The idea is that the horse is connected via a 13ft lead rope to a 7.5' tall pillar with a swivel on top. This allows the handler to assume different positions relative to the horse's body and  direction of movement and yet the horse is still 'connected' to a center point (the pillar). The handler (whose hands are free) can be in front, to the inside, to the outside or even stand completely to one side while the horse circles the pillar on his own.

 It is "through' these lessons that the horse regains his complete Liberty. Hence the name: The Liberty Pole.

 Here are four of eight principles I learned from a high school master that guide my thinking while schooling horses in this manner:

1. Have the horse's attention and respect

2. Prevent the evasions

3. Use repetition to relax the horse into the new exercise

4.  Proceed from the simple to the complex.

now, thinks about it and go have some fun with your horses!

 regards,

Allen Pogue

Dripping Springs, Texas

Attachment: 03-11-06 G ATER SPANISH TROT.JPG (Downloaded 470 times)

DrDeb
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 Posted: Wed Sep 30th, 2009 08:51 pm
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Allen, that is an absolutely MARVELOUS picture. I admire the way you get results -- you know how to apply pressure so that the horse is clear as to what you want him to do, and you can raise the 'excitement' level in the horse enough that he really gets thinking about doing his very best, his utmost. Yet at the same time he never tips over into hysteria, panic, or fear. This is a high art and one reason I'm glad to recommend that people who want to start their horses on a circus style of training go to you for instruction.

There are some details in the photo that I want to be sure that everyone sees:

1. The horse is tied to the Palo Verde pole. You can just see the red-colored lead rope. Note that it is SLACK. Before Allen could even think of asking the horse for this much energy output, the horse would already have to know how to trot around the post in the ordinary, more relaxed manner, while tied to it -- so that he knows never to take the slack out of the rope.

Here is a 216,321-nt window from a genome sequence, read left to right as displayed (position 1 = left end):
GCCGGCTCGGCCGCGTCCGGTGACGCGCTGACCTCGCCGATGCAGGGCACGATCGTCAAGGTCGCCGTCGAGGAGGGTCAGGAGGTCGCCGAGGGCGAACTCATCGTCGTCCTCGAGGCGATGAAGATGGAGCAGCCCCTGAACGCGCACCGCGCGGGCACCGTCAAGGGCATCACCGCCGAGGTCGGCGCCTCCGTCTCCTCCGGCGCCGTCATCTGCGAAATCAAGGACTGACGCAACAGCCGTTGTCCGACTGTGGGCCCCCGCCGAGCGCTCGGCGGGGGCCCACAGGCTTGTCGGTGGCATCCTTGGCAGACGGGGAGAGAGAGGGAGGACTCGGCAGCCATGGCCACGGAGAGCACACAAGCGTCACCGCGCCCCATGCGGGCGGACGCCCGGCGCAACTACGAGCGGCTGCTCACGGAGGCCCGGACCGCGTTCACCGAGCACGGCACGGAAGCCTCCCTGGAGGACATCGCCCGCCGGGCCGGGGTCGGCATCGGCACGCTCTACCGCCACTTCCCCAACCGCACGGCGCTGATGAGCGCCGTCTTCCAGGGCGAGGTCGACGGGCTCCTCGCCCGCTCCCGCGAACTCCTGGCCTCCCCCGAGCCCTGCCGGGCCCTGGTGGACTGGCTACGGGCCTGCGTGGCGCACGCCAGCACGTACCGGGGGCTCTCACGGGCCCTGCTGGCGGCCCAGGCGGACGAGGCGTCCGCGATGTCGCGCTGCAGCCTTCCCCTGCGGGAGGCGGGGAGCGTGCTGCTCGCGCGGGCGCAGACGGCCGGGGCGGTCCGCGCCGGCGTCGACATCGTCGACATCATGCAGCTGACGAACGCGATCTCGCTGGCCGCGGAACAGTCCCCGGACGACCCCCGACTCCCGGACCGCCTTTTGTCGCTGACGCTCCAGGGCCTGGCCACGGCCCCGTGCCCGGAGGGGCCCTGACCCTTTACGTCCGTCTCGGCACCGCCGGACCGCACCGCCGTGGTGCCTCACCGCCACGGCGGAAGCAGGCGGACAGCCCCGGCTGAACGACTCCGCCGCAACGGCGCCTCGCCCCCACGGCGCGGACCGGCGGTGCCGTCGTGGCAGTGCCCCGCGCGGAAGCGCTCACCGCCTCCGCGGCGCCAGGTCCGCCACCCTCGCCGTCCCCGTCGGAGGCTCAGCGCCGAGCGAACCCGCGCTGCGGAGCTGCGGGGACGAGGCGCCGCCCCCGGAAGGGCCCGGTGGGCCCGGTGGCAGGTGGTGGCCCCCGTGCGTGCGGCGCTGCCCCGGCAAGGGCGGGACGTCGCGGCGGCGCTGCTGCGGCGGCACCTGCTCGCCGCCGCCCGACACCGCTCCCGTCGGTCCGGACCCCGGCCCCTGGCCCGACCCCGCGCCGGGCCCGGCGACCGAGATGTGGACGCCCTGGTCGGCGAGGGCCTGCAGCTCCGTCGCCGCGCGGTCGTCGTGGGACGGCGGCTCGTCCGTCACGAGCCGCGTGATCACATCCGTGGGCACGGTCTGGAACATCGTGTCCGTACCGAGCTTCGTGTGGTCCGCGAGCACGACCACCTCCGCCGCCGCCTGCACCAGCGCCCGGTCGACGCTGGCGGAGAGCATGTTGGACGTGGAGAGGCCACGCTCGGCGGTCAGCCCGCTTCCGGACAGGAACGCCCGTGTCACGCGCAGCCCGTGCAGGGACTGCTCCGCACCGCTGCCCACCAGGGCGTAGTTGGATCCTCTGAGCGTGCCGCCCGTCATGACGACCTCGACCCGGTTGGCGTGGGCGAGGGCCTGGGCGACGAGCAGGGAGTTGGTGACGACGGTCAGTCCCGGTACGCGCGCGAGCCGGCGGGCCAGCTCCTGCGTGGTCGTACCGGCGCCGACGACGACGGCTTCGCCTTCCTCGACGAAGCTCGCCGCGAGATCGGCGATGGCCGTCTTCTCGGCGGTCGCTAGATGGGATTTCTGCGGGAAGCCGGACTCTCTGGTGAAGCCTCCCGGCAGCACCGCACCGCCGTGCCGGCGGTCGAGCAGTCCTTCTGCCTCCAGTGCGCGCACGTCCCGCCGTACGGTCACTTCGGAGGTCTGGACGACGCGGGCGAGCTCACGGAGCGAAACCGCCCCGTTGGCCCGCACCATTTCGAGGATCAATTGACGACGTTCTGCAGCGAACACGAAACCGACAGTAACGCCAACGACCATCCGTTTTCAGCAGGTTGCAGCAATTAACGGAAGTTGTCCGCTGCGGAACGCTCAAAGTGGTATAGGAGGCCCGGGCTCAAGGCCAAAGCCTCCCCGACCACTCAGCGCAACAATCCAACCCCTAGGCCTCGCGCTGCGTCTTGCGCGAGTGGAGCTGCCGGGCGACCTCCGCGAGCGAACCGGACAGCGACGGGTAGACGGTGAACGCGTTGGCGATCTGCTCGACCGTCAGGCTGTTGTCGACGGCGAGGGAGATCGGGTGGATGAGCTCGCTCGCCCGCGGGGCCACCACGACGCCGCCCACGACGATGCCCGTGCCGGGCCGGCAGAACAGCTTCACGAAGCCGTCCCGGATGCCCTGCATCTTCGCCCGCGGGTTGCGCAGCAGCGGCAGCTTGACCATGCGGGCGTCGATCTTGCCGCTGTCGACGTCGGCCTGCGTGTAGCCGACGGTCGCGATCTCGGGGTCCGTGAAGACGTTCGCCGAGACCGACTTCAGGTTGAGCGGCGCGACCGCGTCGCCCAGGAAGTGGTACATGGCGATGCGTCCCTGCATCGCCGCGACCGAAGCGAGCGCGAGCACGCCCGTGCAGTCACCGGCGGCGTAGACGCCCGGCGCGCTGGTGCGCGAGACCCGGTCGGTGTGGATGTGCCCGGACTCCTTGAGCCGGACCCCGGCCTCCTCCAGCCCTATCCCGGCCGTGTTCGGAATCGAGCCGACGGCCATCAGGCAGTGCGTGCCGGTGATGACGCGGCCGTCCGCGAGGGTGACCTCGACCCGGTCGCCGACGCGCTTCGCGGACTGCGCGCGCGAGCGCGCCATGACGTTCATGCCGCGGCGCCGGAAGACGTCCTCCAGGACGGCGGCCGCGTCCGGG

2. The horse is "straight on the curve". Note the shoulder and ribcage bulge slightly to the outside. The neck curves to the inside. There is no hint that the hindquarters might swing out, or that either pair of legs (particularly the hind pair) might cross.

3. There is no "flee" being expressed by the horse. He is not running AWAY from Allen's green driving stick; he is RESPONDING TO it. This must be learned long before you ever tie the horse up to the pole, or to anything else for that matter.

4. Allen is not touching the horse with the stick. This, also, has long since become unnecessary or indeed would be "way too much". Students MUST learn how much energy they are putting forth at any given time -- this is the reason to forbid sticks to students in the beginning; so that they do not become dependent upon the stick as the silly people with clickers are dependent upon those gimmicks. The sticks are not gimmicks, though, when the operator knows himself deeply enough. Then, they become 'focusing rods' that can direct and concentrate the energy that is flowing out of the handler's arms and chest. Whether sticks are used or not, it is not the STICK the horse is responding to, but the projected energy; it is my belief that this is, in fact, primarily what horses 'see' -- what they really go by.

5. Notice the dark colt tied up to the neighboring pole. He is watching and learning. I wish the photo didn't cut him off....I think the expression on that horse's face is just as interesting as the one on the face of the red horse performing. Allen has said he thinks the "watching and learning" thing makes his work with the "next horse" much easier....they have already learned from the first horse that (a) it is something horses can do (b) it won't hurt them or get them in any other kind of trouble if they do it (c) what the signals from Allen probably mean.

Great thread, folks, and thanks for the big help, Allen. -- Dr. Deb